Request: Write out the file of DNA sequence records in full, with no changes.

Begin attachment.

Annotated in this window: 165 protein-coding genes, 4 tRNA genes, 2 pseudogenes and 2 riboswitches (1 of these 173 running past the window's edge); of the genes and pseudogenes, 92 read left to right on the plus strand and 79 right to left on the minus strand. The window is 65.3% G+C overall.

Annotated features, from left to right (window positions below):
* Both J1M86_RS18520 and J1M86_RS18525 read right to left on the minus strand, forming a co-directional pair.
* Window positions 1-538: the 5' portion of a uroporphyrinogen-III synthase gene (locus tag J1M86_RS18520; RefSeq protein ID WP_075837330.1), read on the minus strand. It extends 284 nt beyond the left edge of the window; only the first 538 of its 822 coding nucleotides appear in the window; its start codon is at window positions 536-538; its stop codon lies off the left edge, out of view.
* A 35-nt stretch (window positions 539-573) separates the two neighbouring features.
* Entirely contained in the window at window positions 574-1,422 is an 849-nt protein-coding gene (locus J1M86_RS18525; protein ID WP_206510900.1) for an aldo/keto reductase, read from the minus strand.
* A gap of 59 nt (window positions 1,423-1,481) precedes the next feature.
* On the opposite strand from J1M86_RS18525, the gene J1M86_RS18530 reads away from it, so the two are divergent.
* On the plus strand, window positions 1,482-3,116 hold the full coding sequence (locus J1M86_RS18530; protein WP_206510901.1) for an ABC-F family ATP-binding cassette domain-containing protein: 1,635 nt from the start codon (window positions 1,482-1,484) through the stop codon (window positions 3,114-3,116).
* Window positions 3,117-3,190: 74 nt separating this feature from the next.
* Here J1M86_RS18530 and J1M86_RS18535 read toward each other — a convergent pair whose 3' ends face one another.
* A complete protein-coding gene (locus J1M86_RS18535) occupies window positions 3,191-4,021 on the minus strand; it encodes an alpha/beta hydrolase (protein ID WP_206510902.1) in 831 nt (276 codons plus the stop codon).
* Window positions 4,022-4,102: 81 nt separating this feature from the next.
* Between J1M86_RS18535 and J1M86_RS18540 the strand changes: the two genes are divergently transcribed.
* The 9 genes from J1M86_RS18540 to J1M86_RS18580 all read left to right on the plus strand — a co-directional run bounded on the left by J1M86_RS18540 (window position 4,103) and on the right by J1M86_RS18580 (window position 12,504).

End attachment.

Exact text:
Annotated in this window: 165 protein-coding genes, 4 tRNA genes, 2 pseudogenes and 2 riboswitches (1 of these 173 running past the window's edge); of the genes and pseudogenes, 92 read left to right on the plus strand and 79 right to left on the minus strand. The window is 65.3% G+C overall.

Annotated features, from left to right (window positions below):
* Both J1M86_RS18520 and J1M86_RS18525 read right to left on the minus strand, forming a co-directional pair.
* Window positions 1-538: the 5' portion of a uroporphyrinogen-III synthase gene (locus tag J1M86_RS18520; RefSeq protein ID WP_075837330.1), read on the minus strand. It extends 284 nt beyond the left edge of the window; only the first 538 of its 822 coding nucleotides appear in the window; its start codon is at window positions 536-538; its stop codon lies off the left edge, out of view.
* A 35-nt stretch (window positions 539-573) separates the two neighbouring features.
* Entirely contained in the window at window positions 574-1,422 is an 849-nt protein-coding gene (locus J1M86_RS18525; protein ID WP_206510900.1) for an aldo/keto reductase, read from the minus strand.
* A gap of 59 nt (window positions 1,423-1,481) precedes the next feature.
* On the opposite strand from J1M86_RS18525, the gene J1M86_RS18530 reads away from it, so the two are divergent.
* On the plus strand, window positions 1,482-3,116 hold the full coding sequence (locus J1M86_RS18530; protein WP_206510901.1) for an ABC-F family ATP-binding cassette domain-containing protein: 1,635 nt from the start codon (window positions 1,482-1,484) through the stop codon (window positions 3,114-3,116).
* Window positions 3,117-3,190: 74 nt separating this feature from the next.
* Here J1M86_RS18530 and J1M86_RS18535 read toward each other — a convergent pair whose 3' ends face one another.
* A complete protein-coding gene (locus J1M86_RS18535) occupies window positions 3,191-4,021 on the minus strand; it encodes an alpha/beta hydrolase (protein ID WP_206510902.1) in 831 nt (276 codons plus the stop codon).
* Window positions 4,022-4,102: 81 nt separating this feature from the next.
* Between J1M86_RS18535 and J1M86_RS18540 the strand changes: the two genes are divergently transcribed.
* The 9 genes from J1M86_RS18540 to J1M86_RS18580 all read left to right on the plus strand — a co-directional run bounded on the left by J1M86_RS18540 (window position 4,103) and on the right by J1M86_RS18580 (window position 12,504).